The justification of ABC

The limitations of the margin contribution model, concerning the fact that it only distributes the volume dependent costs, have with been criticized through the years. Increasing automation has resulted in fewer costs that vary directly with production volume, and an ever larger part of the company costs become capacity costs, applying the margin contribution terminology. As the capacity costs are considered irrelevant for decision making, the financial controlling rests on increasingly inadequate and short-term foundations in the contribution margin model.

Also, the fact that outsourcing (where the supplier insist on having his ATC covered as a minimum) is becoming increasingly popular, results in the variable costs are changing fundamentally with the choices of whether to outsource or not. Moreover, the margin contribution model does not consider that MC can be either progressive or digressive with economies or diseconomies of scale as a result, and thereby differ substantially from AVC.

Opposite the contribution margin model, the full cost model seeks to distribute all the company's costs onto the company's products. However, this only happens through the use of distribution keys, and so the full cost model often moves far away from an economic theory where the distribution keys can be explained objectively. Thus, when the costs are attributed to products in conjunction with which they do not vary, the profitability of the products are presented in a true and fair way.

As we see, there are such essential issues at hand in the case of both the margin contribution model and the full cost model, that serious alternatives are more than welcome. ABC (activity based costing) seeks to counter some of the challenges faced by the two other models, in the process of which new problems arise. No wonder cost is a difficult issue.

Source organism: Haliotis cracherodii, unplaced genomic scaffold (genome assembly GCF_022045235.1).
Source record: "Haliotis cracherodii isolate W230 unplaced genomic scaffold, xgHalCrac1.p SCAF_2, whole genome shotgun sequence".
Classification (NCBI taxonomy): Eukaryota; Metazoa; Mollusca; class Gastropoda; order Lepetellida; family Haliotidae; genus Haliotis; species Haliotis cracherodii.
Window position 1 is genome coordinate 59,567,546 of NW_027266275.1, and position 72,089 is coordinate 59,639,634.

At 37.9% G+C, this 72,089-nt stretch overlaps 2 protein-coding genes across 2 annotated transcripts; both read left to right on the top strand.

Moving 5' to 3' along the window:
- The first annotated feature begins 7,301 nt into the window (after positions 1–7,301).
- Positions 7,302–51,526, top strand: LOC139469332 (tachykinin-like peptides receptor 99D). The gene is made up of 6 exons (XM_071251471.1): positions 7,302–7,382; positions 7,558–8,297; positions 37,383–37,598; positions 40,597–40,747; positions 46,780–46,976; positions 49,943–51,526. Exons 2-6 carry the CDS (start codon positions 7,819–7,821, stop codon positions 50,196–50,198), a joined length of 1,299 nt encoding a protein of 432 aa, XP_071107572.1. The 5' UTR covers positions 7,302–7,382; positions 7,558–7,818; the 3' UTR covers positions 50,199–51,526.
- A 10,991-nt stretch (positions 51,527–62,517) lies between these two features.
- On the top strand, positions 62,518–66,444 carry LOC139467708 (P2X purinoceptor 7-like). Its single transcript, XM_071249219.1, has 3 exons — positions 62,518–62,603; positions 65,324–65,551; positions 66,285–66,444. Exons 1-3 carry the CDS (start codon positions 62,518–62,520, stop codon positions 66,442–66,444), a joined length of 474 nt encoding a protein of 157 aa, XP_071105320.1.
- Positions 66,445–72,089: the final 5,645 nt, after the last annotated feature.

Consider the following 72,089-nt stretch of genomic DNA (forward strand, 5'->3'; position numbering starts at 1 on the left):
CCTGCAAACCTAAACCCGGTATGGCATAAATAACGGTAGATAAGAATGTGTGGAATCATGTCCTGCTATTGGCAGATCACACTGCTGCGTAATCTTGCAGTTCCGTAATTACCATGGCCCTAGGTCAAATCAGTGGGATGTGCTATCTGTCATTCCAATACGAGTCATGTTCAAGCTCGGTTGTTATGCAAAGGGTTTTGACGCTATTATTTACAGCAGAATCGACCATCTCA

Criticism of ABC

One could easily get the impression that ABC places itself between the margin contribution model and the full cost model, effectively incorporating the best from both worlds. Critics, on the other hand, point to the fact that ABC more likely places itself in a void, and fails when it comes to financial stringency.

Essential critique:

o It is problematic to continue ABC calculations in optimization situations, because ABC includes different levels of cost objects. It is too restraining that ABC can only be used as a source of inspiration for cost minimizing etc.

o ABC is a comprehensive solution, making it quite difficult to do ad hoc analyses on single products without setting up a relatively considerable system.

o The ABC model does not incorporate considerations of measurement, variability, and reversibility, which are regarded as fundamental for financial control.21 These factors are, for instance, central to the margin contribution model.

No universal recipe

For some people, the choice of calculation method is more a question of religion or politics than a rational choice. One can hardly wonder why, when considering all the choices and limitations that are tied to the particular methods. When all essential factors are to be considered in a calculation, the problem at hand becomes so immense that at this point there are no complete solutions in model form. When choosing the calculation model, the choice also falls upon advantages and disadvantages, opportunities and limitations.

When confronting the problem, it is crucial to weigh both advantages and disadvantages of the different methods and relate them to the situation at hand. Different methods are suitable means for different ends, and a model that seem appropriate in one occasion may be useless in another. The best choice is achieved by knowing the different methods well, and at the same time, be conscious of the aims and conditions of each calculation. The choice is hard, and only few have a good understanding of all methods.

Case 4.1: DK Bodywork Parts Ltd.

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